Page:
Towards better reporting of the proportion of days covered method in cardiovascular medication adherence: A scoping review and new tool TEN-SPIDERS

Lachlan L. Dalli, Monique F. Kilkenny, Isabelle Arnet, Frank M. Sanfilippo, Doyle M. Cummings, Moira K. Kapral, Joosup Kim, Jan Cameron, Kevin Y. Yap, Melanie Greenland, Dominique A. Cadilhac

Research output: Contribution to journalReview ArticleResearchpeer-review

10 Citations (Scopus)


Although medication adherence is commonly measured in electronic datasets using the proportion of days covered (PDC), no standardized approach is used to calculate and report this measure. We conducted a scoping review to understand the approaches taken to calculate and report the PDC for cardiovascular medicines to develop improved guidance for researchers using this measure. After prespecifying methods in a registered protocol, we searched Ovid Medline, Embase, Scopus, CINAHL Plus and grey literature (1 July 2012 to 14 December 2020) for articles containing the terms “proportion of days covered” and “cardiovascular medicine”, or synonyms and subject headings. Of the 523 articles identified, 316 were reviewed in full and 76 were included (93% observational studies; 47% from the USA; 2 grey literature articles). In 45 articles (59%), the PDC was measured from the first dispensing/claim date. Good adherence was defined as 80% PDC in 61 articles, 56% of which contained a rationale for selecting this threshold. The following parameters, important for deriving the PDC, were often not reported/unclear: switching (53%), early refills (45%), in-hospital supplies (45%), presupply (28%) and survival (7%). Of the 46 articles where dosing information was unavailable, 59% reported how doses were imputed. To improve the transparent and systematic reporting of the PDC, we propose the TEN-SPIDERS tool, covering the following PDC parameters: Threshold, Eligibility criteria, Numerator and denominator, Survival, Presupply, In-hospital supplies, Dosing, Early Refills, and Switching. Use of this tool will standardize reporting of the PDC to facilitate reliable comparisons of medication adherence estimates between studies.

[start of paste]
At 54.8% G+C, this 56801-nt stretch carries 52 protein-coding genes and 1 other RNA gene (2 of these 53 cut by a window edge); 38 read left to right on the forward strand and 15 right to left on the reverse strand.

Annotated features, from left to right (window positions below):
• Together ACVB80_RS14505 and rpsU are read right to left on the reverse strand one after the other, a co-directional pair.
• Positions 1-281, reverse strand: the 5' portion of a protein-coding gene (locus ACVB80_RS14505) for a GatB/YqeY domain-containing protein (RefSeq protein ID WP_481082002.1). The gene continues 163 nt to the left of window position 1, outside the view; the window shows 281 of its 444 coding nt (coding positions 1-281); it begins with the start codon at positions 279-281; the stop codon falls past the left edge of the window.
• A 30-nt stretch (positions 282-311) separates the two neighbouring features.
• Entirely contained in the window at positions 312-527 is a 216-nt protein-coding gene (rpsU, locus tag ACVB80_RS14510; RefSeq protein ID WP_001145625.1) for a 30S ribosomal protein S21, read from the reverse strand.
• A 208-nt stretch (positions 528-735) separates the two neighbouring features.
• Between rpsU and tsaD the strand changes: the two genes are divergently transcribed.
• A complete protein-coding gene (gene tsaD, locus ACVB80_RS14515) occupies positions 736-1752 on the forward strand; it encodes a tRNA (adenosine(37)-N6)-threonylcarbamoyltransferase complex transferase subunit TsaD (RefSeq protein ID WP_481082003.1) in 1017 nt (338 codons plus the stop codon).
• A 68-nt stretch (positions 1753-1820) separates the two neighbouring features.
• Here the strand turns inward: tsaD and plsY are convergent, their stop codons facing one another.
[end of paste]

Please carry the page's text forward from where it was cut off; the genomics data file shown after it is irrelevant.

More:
Original languageEnglish
Pages (from-to)4427-4442
Number of pages16
JournalBritish Journal of Clinical Pharmacology
Issue number10
Publication statusPublished - Oct 2022


  • cardiovascular disease
  • drug utilization
  • medication adherence
  • methods
  • pharmacoepidemiology
  • scoping review

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